****Spoiler alert**** I wonder if this Bollywood movie was made AFTER or BEFORE the book was released?!!!
Then I grabbed ‘A Walk to Remember‘. I was expecting to see the same amount of mush in this book, but very interestingly, I found a lot of humour instead. (Now, if I’m a sucker for romance, then I’m an even bigger sucker for humour :-)) The author does warn you in the prologue. He says,the book will first make you laugh, then cry. I wholly agree. You will have more than a few laughs in the first half of the book, and even the second half, despite being sad, is extremely sweet. The book reminds one of the innocence and freshness of youth 🙂
Rating: 3.5/5 (enjoyed the humour)
And yesterday, I happened to get another book from the library. I had reserved ‘Atlas Shrugged‘ after reading a FB message by Rakesh (and loads of comments from our usual comment monsters :lol:) and I THOUGHT I was going to collect this book, but happened to bring home ‘Dear John’ instead.
Now, I confess felt very slightly bored, at the beginning of the book. However, it rapidly picked up pace, and I found myself, wanting to finish it before the day ended. And I did 🙂 (Kind courtesy: Little brat who very sweetly decided to keep himself occupied with winding his microphone around his hands and legs!!!!)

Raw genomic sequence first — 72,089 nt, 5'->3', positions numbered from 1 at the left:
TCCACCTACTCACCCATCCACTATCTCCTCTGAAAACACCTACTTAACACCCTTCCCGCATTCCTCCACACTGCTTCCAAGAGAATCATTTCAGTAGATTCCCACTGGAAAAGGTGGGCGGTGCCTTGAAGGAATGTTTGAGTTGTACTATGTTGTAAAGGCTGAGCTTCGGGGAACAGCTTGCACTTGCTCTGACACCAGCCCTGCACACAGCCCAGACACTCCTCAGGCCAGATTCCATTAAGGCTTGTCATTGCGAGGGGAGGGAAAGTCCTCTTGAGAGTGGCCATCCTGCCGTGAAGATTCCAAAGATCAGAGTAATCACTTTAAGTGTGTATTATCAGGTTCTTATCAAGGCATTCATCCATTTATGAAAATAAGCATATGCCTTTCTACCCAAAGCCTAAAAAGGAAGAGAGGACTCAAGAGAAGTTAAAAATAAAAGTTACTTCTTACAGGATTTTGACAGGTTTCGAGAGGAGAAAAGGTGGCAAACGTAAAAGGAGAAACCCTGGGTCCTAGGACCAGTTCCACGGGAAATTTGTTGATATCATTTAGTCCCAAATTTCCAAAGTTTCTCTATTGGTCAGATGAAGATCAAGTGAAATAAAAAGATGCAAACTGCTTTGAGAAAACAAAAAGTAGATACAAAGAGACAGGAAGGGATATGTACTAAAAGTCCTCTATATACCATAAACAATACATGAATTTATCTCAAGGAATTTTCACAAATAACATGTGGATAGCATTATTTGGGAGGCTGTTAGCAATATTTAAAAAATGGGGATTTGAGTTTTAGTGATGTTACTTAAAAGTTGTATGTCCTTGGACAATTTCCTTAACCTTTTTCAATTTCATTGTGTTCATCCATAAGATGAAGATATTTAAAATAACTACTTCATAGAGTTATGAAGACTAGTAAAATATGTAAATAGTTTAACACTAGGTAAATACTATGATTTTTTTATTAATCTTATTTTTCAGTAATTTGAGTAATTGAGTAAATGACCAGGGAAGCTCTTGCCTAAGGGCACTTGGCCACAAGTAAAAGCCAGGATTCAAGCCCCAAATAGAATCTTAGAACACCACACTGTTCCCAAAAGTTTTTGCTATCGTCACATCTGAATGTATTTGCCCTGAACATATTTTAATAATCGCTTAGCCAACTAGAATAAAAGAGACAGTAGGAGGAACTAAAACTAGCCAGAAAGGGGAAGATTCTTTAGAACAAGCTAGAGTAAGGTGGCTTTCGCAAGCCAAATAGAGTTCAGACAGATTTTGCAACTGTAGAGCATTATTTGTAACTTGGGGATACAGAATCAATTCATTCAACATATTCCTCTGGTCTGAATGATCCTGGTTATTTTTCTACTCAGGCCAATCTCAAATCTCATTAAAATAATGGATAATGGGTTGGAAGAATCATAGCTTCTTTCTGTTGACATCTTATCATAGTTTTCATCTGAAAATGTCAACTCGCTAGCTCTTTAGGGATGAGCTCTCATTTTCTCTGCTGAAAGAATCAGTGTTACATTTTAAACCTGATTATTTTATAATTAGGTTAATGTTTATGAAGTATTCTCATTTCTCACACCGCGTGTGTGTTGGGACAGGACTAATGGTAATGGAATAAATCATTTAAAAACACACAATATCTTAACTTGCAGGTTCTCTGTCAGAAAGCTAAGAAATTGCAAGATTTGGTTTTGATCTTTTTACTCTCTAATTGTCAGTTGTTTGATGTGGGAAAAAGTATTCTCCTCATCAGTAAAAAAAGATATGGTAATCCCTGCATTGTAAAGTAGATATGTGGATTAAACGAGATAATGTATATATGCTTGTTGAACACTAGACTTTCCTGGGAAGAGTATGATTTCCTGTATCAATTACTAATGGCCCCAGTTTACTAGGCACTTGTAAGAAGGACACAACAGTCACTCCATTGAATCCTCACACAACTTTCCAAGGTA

The synopsis of the book certainly does not do justice to the plot. This is not the usual ‘love story’.
For one, the characters in the book have been etched so beautifully, that you feel their love, their anxiety and their pain. They are very real.
Secondly, it gives one a glimpse into the ugly face of War, and how troops deputed in war zones actually spend their life. One actually ponders about the futility of it all.
And third, the book is not just about the love between a man and a woman, but also about the delicate relationship between a father and son. I loved the way this was brought out, in a very subtle and tender way.
To me, the character that stands out the MOST, is one that is mentioned neither on the back-cover nor the website. It is that of the Father of the protagonist. He is a simple, good man, who lives his life exactly the same way each day, but is a terrible social misfit. The father suffers from autism, and the way he reaches out to his son, in his own unique manner, twists and wrings your heart!!
Every character is true to life, and in those couple of hours spent on reading the book, one actually understands WHY each character takes the decisions he/she does, and how it seems both logical yet sad.
You must read the book, to FEEL what this is about.
I loved it, and I think it has made me more understanding of how a developmental problem can affect the lives of the person and his/her family and loved ones.
A note of caution : .This is a heart-wrenching book. It left me incredibly sad and dejected, wondering why life cannot be more simple. So, please save this for a long weekend, where you can recover and bounce back to your happy self 🙂 before the week begins again.